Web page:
Money today is worth more than money tomorrow, because you can save cash you have now to earn interest and increase your wealth over time. A deferred fixed annuity is a type of retirement savings plan that offers interest income, similar to a traditional savings account. Despite this similarity, however, fixed annuities and savings accounts have some major differences.
Opening An Account
Bank accounts and investments like annuities often come with minimum deposit requirements that force you to save a certain amount of cash to open an account. Normal savings accounts tend to have low deposit requirements, so you can usually open one with $50 or less. Annuities, on the other hand, often require a minimum investment of $5,000 or more.
When you open a normal savings account, your cash generates interest based on current interest rates. As interest rates in the economy change, returns your account produces can also change. With a deferred fixed annuity, your account earns interest at a guaranteed rate that doesn't change for several years. After the guaranteed period, the interest rate can change from time to time, although fixed annuities typically have a guaranteed minimum interest rate, so your rate can't drop below a certain point.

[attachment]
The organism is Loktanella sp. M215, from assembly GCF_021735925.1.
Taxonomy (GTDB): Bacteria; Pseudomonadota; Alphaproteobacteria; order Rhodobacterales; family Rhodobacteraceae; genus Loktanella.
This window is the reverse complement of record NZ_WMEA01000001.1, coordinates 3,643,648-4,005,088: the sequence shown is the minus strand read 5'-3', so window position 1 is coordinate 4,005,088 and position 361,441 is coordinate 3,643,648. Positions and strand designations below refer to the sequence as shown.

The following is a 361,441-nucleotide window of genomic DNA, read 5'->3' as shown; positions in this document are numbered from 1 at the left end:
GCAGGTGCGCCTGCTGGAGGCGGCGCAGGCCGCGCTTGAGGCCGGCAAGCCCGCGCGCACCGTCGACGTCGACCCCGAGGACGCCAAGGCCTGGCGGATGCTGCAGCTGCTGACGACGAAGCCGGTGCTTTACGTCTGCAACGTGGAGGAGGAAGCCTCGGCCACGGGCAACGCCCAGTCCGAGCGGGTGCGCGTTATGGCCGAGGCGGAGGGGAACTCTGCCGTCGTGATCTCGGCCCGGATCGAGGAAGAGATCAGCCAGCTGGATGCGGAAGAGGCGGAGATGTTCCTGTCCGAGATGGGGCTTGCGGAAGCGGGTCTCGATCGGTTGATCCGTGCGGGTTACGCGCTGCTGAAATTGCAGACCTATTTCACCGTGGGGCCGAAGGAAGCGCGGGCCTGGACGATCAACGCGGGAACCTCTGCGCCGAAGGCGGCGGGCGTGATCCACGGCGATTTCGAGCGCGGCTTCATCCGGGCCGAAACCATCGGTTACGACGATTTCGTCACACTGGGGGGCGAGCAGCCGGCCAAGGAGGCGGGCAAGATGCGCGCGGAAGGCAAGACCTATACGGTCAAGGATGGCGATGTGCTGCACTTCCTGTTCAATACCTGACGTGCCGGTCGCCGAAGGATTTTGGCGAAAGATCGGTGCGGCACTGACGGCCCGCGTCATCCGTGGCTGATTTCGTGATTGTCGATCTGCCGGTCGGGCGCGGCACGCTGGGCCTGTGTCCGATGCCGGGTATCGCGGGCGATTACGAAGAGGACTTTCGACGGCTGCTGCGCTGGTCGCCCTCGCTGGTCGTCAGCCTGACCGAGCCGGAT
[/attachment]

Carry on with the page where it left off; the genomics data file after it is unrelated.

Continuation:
Accessing Your Cash
One of the biggest differences between deferred fixed annuities and savings accounts is your ability to tap into your savings. With a savings account, you can access your cash at any time by visiting your bank or using an ATM. Since a deferred annuity is meant to be a long-term retirement plan, access to your cash is limited. Annuities typically have surrender fees you have to pay if you withdraw cash too soon after opening an account. You may also face a 10 percent tax penalty if you take interest out of an annuity before age 59 1/2.
Paying Uncle Sam
Interest is usually considered a form of taxable income, so you have to pay income tax on all the interest credited to your normal savings accounts during the year. Annuities, however, get favorable tax treatment. You don't have to pay income tax on any of the interest a fixed annuity earns during the year. Instead, you pay income tax on annuity interest in the year you actually withdraw it from your account.
Gregory Hamel has been a writer since September 2008 and has also authored three novels. He has a Bachelor of Arts in economics from St. Olaf College. Hamel maintains a blog focused on massive open online courses and computer programming.